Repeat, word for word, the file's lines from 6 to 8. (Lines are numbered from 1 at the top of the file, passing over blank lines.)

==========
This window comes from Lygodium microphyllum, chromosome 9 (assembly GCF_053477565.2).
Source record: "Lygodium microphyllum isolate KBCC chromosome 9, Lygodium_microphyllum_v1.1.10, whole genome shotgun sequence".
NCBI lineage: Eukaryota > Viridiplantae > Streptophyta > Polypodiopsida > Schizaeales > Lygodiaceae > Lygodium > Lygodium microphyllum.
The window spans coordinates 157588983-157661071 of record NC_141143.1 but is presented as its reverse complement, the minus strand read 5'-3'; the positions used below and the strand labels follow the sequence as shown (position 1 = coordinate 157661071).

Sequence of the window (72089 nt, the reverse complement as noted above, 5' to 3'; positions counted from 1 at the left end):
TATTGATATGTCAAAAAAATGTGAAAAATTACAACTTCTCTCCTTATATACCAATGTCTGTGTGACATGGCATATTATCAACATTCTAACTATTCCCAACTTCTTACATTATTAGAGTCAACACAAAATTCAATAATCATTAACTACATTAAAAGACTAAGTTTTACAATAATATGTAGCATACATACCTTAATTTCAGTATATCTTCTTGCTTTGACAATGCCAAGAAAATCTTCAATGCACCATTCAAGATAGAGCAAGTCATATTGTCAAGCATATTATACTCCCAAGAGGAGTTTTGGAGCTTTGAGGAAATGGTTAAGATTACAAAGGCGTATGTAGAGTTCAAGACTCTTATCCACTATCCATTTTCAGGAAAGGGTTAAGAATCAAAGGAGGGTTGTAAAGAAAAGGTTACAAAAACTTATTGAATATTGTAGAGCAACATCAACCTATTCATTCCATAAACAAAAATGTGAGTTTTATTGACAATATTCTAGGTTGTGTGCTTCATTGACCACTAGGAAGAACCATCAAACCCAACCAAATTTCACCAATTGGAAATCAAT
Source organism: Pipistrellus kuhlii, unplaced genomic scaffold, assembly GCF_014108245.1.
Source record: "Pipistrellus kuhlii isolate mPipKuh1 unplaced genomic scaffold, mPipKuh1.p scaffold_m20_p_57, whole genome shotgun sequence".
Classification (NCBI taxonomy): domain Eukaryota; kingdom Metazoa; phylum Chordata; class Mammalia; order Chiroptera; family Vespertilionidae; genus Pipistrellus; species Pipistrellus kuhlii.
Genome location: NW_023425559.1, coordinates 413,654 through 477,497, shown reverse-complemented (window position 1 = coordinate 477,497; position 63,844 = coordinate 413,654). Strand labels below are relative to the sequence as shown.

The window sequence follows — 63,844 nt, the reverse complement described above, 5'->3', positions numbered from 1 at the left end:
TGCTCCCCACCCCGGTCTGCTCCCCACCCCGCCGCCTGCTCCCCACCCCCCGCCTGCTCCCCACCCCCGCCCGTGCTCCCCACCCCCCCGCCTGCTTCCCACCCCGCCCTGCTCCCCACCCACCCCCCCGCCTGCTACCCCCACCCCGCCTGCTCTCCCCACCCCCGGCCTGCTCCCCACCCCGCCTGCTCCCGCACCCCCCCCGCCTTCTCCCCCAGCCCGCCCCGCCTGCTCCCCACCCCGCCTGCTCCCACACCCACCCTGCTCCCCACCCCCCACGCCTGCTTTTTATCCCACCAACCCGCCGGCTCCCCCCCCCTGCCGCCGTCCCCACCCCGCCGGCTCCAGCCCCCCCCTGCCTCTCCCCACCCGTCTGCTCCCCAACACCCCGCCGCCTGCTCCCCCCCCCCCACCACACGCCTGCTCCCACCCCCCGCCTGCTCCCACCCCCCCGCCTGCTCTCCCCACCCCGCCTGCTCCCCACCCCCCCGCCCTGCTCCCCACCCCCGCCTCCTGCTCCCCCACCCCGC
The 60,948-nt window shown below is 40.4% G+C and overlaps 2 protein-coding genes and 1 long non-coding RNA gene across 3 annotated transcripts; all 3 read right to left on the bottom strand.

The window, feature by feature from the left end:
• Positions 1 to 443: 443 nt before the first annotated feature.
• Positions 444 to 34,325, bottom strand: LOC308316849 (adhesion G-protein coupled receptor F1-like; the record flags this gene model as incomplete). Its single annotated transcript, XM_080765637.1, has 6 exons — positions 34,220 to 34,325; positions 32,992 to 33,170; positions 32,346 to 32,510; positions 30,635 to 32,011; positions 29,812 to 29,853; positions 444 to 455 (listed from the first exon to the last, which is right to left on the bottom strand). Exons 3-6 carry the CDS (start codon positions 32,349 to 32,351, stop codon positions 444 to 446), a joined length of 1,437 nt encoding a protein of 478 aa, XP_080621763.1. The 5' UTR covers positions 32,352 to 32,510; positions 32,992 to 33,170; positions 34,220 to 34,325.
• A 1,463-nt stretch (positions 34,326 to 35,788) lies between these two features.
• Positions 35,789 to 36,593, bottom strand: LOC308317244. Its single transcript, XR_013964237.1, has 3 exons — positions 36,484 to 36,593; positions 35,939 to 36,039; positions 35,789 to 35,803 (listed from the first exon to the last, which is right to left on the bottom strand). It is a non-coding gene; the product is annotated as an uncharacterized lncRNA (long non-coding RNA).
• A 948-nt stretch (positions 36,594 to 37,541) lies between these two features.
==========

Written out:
TATTGATATGTCAAAAAAATGTGAAAAATTACAACTTCTCTCCTTATATACCAATGTCTGTGTGACATGGCATATTATCAACATTCTAACTATTCCCAACTTCTTACATTATTAGAGTCAACACAAAATTCAATAATCATTAACTACATTAAAAGACTAAGTTTTACAATAATATGTAGCATACATACCTTAATTTCAGTATATCTTCTTGCTTTGACAATGCCAAGAAAATCTTCAATGCACCATTCAAGATAGAGCAAGTCATATTGTCAAGCATATTATACTCCCAAGAGGAGTTTTGGAGCTTTGAGGAAATGGTTAAGATTACAAAGGCGTATGTAGAGTTCAAGACTCTTATCCACTATCCATTTTCAGGAAAGGGTTAAGAATCAAAGGAGGGTTGTAAAGAAAAGGTTACAAAAACTTATTGAATATTGTAGAGCAACATCAACCTATTCATTCCATAAACAAAAATGTGAGTTTTATTGACAATATTCTAGGTTGTGTGCTTCATTGACCACTAGGAAGAACCATCAAACCCAACCAAATTTCACCAATTGGAAATCAAT
Source organism: Pipistrellus kuhlii, unplaced genomic scaffold, assembly GCF_014108245.1.
Source record: "Pipistrellus kuhlii isolate mPipKuh1 unplaced genomic scaffold, mPipKuh1.p scaffold_m20_p_57, whole genome shotgun sequence".